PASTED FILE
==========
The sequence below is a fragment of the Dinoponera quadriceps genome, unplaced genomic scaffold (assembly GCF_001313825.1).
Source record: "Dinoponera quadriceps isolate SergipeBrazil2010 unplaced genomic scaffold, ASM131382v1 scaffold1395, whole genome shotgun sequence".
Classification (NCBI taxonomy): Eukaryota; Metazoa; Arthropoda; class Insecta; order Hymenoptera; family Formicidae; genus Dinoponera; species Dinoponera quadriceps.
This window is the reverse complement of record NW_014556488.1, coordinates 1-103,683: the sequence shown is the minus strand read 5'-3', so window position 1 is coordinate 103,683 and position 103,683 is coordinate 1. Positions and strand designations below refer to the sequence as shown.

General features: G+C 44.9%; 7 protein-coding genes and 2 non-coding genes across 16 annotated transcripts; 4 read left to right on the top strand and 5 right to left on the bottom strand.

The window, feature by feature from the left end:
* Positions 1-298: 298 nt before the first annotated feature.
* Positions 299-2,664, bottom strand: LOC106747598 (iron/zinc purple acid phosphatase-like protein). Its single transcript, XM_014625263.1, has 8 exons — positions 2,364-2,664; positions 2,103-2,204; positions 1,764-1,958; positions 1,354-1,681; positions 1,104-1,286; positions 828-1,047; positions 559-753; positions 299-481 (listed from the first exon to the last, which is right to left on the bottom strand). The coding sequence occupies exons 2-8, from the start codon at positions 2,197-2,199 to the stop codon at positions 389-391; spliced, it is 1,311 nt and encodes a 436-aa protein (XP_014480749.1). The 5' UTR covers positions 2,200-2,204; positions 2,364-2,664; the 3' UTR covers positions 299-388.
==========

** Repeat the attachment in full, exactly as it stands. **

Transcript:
The sequence below is a fragment of the Dinoponera quadriceps genome, unplaced genomic scaffold (assembly GCF_001313825.1).
Source record: "Dinoponera quadriceps isolate SergipeBrazil2010 unplaced genomic scaffold, ASM131382v1 scaffold1395, whole genome shotgun sequence".
Classification (NCBI taxonomy): Eukaryota; Metazoa; Arthropoda; class Insecta; order Hymenoptera; family Formicidae; genus Dinoponera; species Dinoponera quadriceps.
This window is the reverse complement of record NW_014556488.1, coordinates 1-103,683: the sequence shown is the minus strand read 5'-3', so window position 1 is coordinate 103,683 and position 103,683 is coordinate 1. Positions and strand designations below refer to the sequence as shown.

General features: G+C 44.9%; 7 protein-coding genes and 2 non-coding genes across 16 annotated transcripts; 4 read left to right on the top strand and 5 right to left on the bottom strand.

The window, feature by feature from the left end:
* Positions 1-298: 298 nt before the first annotated feature.
* Positions 299-2,664, bottom strand: LOC106747598 (iron/zinc purple acid phosphatase-like protein). Its single transcript, XM_014625263.1, has 8 exons — positions 2,364-2,664; positions 2,103-2,204; positions 1,764-1,958; positions 1,354-1,681; positions 1,104-1,286; positions 828-1,047; positions 559-753; positions 299-481 (listed from the first exon to the last, which is right to left on the bottom strand). The coding sequence occupies exons 2-8, from the start codon at positions 2,197-2,199 to the stop codon at positions 389-391; spliced, it is 1,311 nt and encodes a 436-aa protein (XP_014480749.1). The 5' UTR covers positions 2,200-2,204; positions 2,364-2,664; the 3' UTR covers positions 299-388.